In so finding, I acknowledge that the General Counsel did not specifically assert in the Complaint that the Respondent violated the Statute by failing to inform the Union that the requested information did not exist.  However, the Authority has indicated that such a claim is encompassed in a complaint alleging a failure to furnish requested information.  See Veterans Admin., Wash., D.C., 28 FLRA 260, 266-67, 271 (1987).  Moreover, the Union’s information request stated that the Agency had a “duty to respond, whether affirmative or negative to requests” (GC Ex. 2 at 2), and the issue was fully and fairly litigated, as both sides had the opportunity to ask Kielhack about whether he told the Union that the requested information did not exist.  Tr. 111-12.  See U.S. Dep’t of Justice, Fed. Bureau of Prisons, Office of Internal Affairs, Wash., D.C., 55 FLRA 388, 393 (1999). 
 
REMEDY
 
In light of the Respondent’s unfair labor practice, it will be ordered to cease and desist its unlawful actions, to furnish the Union with copies of all Service, Subservice, Section, Clinic, and Service Line overtime procedures (both mandatory and voluntary) that were in effect on October 1, 2012, and to post a notice to employees regarding its violation of the Statute.  Because the unfair labor practice was committed only at the Medical Center, I find that the notice should be distributed there and signed by the Medical Center’s highest official. See U.S. Dep’t of Veterans Affairs, 56 FLRA 696, 699-700 (2000).   
 
Finally, in accordance with the Authority’s recent decision that unfair labor practice notices should, as a matter of course, be posted on bulletin boards and disseminated electronically whenever an agency uses such methods to communicate with bargaining unit employees, I find that both types of postings are appropriate here.  See U.S. Dep’t of Justice, Fed. BOP, Fed. Transfer Ctr., Okla. City, Okla., 67 FLRA 221 (2014).  
 
Accordingly, I recommend that the Authority adopt the following Order: 
 
ORDER
 
            Pursuant to § 2423.41(c) of the Rules and Regulations of the Authority and § 7118 of the Federal Service Labor-Management Relations Statute (the Statute) it is hereby ordered that the Department of Veterans Affairs, VA Medical Center, Richmond, Virginia, shall
 
1.     Cease and desist from:
 
                  (a)  Failing and refusing to furnish the American Federation of Government Employees, Local 2145, AFL-CIO (the Union), with copies of all Service, Sub-Service, Section, Clinic, and Service Line overtime procedures (both mandatory and voluntary) in effect on October 1, 2012, to the extent that this information exists.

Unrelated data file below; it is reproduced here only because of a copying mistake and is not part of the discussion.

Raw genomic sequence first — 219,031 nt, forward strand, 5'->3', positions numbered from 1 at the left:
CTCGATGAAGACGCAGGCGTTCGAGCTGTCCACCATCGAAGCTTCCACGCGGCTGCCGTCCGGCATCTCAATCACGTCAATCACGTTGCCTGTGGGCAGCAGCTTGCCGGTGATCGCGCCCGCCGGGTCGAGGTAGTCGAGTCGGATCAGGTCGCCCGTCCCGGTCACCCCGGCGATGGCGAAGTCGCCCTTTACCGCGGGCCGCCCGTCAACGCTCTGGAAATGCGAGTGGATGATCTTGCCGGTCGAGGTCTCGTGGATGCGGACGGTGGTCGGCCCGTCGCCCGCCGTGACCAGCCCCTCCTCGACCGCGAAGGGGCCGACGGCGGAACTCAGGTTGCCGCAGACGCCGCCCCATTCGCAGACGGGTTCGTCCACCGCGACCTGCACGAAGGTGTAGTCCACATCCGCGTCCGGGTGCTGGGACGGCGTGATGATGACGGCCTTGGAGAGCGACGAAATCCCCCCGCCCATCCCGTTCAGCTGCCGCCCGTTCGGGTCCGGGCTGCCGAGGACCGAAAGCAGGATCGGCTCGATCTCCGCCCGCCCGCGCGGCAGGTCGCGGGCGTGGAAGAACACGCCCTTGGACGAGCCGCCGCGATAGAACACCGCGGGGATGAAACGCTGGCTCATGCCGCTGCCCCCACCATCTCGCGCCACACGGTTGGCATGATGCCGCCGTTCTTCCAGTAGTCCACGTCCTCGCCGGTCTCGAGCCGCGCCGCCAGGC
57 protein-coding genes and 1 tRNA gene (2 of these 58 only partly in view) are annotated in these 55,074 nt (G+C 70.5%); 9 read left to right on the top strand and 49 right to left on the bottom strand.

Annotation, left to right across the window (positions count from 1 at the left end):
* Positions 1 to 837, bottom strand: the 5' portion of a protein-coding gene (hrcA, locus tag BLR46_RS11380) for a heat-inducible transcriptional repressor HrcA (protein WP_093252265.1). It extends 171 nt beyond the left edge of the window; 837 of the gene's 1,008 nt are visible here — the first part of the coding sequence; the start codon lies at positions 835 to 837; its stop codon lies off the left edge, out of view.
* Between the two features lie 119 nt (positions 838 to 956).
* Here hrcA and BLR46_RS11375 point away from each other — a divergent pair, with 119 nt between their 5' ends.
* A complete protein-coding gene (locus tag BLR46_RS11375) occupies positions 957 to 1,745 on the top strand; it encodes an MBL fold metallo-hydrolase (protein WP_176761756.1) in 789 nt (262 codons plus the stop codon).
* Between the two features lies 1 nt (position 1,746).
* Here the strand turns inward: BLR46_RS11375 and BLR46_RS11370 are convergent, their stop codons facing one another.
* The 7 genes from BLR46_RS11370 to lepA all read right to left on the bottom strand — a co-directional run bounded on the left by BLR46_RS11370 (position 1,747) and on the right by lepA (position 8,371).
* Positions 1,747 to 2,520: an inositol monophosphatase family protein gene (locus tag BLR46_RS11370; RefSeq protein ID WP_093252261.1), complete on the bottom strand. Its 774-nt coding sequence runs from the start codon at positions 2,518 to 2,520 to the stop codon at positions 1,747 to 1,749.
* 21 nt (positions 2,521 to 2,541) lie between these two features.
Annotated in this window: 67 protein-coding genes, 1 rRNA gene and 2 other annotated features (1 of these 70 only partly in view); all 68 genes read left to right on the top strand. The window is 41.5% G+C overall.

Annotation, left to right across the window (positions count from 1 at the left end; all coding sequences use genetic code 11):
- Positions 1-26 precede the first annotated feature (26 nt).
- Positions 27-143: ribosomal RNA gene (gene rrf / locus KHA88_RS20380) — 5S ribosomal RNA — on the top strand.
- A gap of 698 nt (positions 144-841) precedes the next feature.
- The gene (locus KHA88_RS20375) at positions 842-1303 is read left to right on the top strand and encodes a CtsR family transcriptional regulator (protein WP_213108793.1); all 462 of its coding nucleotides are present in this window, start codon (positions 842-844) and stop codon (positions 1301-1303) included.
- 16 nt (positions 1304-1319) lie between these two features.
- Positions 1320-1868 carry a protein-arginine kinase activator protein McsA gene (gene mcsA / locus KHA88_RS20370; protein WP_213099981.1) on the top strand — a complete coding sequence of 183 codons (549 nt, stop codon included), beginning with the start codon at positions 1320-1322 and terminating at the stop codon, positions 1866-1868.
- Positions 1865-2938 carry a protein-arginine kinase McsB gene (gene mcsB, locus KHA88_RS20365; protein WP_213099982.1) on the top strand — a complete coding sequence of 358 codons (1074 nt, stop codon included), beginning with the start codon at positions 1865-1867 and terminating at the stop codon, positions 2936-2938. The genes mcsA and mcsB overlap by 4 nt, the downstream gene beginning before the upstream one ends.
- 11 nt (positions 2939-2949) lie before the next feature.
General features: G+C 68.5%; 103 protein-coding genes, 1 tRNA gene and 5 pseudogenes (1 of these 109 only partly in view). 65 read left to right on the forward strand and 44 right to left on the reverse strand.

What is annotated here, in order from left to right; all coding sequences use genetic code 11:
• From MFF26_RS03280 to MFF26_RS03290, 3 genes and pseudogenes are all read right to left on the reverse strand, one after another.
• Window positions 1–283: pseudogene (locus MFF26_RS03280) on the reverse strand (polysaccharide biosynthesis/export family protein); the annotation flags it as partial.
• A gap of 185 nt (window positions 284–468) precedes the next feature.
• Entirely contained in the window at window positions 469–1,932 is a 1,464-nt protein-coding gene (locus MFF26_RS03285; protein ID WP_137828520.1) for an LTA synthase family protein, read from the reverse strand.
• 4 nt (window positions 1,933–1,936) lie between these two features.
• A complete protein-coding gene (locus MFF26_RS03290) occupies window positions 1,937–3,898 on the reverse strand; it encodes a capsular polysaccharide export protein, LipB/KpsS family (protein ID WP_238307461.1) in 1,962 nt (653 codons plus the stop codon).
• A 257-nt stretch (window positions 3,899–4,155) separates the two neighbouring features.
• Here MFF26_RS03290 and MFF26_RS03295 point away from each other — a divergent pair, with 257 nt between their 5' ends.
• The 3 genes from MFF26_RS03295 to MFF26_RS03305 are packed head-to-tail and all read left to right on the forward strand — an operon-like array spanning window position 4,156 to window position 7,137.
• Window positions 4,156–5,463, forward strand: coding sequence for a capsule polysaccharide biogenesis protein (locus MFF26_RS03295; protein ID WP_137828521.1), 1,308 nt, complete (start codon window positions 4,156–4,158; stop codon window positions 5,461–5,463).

(b)  To the extent that the requested information does not exist, failing and refusing to inform the Union that the information does not exist.
 
                   (c)  In any like or related manner, interfering with, restraining, or coercing bargaining unit employees in the exercise of the rights assured them by the Statute.
 
 
2.     Take the following affirmative actions in order to effectuate the purposes and
policies of the Statute:
 
(a)    Furnish the Union with copies of all existing Service, Sub-Service, Section,
Clinic, and Service Line overtime procedures (both mandatory and voluntary) in effect on October 1, 2012, to the extent that the requested information exists.
 
(b)   To the extent that the requested information does not exist, inform the Union
that the information does not exist.
 
                (c)  Post at its facilities where bargaining unit employees are located, copies of the attached Notice on forms to be furnished by the Federal Labor Relations Authority.  Upon receipt of such forms, they shall be signed by the Director, VA Medical Center, Richmond, Virginia, and shall be posted and maintained for sixty (60) days thereafter, in conspicuous places, including bulletin boards and other places where notices to employees are customarily posted.  Reasonable steps shall be taken to ensure that such Notices are not altered, defaced, or covered by any other material.  
 
     (d)  In addition to physical posting of paper notices, Notices shall be distributed
electronically, on the same date, such as by email, posting on an intranet or internet site, or other electronic means, if such are customarily used to communicate with employees, and sent to all bargaining unit employees.
 
                 (e)  Pursuant to section 2423.41(e) of the Rules and Regulations of the Authority, notify the Regional Director, Washington Region Office, Federal Labor Relations Authority, in writing, within thirty (30) days, from the date of this Order, as to what steps have been taken to comply.
 
Issued, Washington, D.C., September 22, 2015
 
 
                                               
 
                                                                             _________________________________
                                                                             RICHARD A. PEARSON